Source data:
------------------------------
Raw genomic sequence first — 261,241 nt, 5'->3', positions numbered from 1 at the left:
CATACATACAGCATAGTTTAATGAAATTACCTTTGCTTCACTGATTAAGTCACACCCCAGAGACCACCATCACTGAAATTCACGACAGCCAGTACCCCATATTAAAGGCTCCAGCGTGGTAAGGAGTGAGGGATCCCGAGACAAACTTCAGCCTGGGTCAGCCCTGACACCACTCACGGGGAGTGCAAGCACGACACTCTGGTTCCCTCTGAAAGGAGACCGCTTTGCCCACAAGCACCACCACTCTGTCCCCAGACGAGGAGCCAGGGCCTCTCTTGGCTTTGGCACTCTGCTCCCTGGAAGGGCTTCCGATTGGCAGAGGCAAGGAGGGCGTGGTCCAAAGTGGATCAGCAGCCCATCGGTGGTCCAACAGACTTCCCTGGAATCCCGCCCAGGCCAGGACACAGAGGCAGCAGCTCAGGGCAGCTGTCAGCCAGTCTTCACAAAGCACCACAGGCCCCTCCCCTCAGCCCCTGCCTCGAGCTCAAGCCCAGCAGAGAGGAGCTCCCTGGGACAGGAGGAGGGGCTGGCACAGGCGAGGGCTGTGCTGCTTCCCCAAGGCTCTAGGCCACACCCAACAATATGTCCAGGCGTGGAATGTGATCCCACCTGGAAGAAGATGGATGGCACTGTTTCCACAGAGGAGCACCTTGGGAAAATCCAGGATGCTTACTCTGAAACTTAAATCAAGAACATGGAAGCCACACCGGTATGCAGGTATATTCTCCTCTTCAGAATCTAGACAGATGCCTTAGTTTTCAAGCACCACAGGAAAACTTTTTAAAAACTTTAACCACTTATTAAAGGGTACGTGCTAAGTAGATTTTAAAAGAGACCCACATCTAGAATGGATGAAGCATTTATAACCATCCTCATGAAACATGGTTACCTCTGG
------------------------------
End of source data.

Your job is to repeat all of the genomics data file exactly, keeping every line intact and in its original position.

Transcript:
Raw genomic sequence first — 261,241 nt, 5'->3', positions numbered from 1 at the left:
CATACATACAGCATAGTTTAATGAAATTACCTTTGCTTCACTGATTAAGTCACACCCCAGAGACCACCATCACTGAAATTCACGACAGCCAGTACCCCATATTAAAGGCTCCAGCGTGGTAAGGAGTGAGGGATCCCGAGACAAACTTCAGCCTGGGTCAGCCCTGACACCACTCACGGGGAGTGCAAGCACGACACTCTGGTTCCCTCTGAAAGGAGACCGCTTTGCCCACAAGCACCACCACTCTGTCCCCAGACGAGGAGCCAGGGCCTCTCTTGGCTTTGGCACTCTGCTCCCTGGAAGGGCTTCCGATTGGCAGAGGCAAGGAGGGCGTGGTCCAAAGTGGATCAGCAGCCCATCGGTGGTCCAACAGACTTCCCTGGAATCCCGCCCAGGCCAGGACACAGAGGCAGCAGCTCAGGGCAGCTGTCAGCCAGTCTTCACAAAGCACCACAGGCCCCTCCCCTCAGCCCCTGCCTCGAGCTCAAGCCCAGCAGAGAGGAGCTCCCTGGGACAGGAGGAGGGGCTGGCACAGGCGAGGGCTGTGCTGCTTCCCCAAGGCTCTAGGCCACACCCAACAATATGTCCAGGCGTGGAATGTGATCCCACCTGGAAGAAGATGGATGGCACTGTTTCCACAGAGGAGCACCTTGGGAAAATCCAGGATGCTTACTCTGAAACTTAAATCAAGAACATGGAAGCCACACCGGTATGCAGGTATATTCTCCTCTTCAGAATCTAGACAGATGCCTTAGTTTTCAAGCACCACAGGAAAACTTTTTAAAAACTTTAACCACTTATTAAAGGGTACGTGCTAAGTAGATTTTAAAAGAGACCCACATCTAGAATGGATGAAGCATTTATAACCATCCTCATGAAACATGGTTACCTCTGG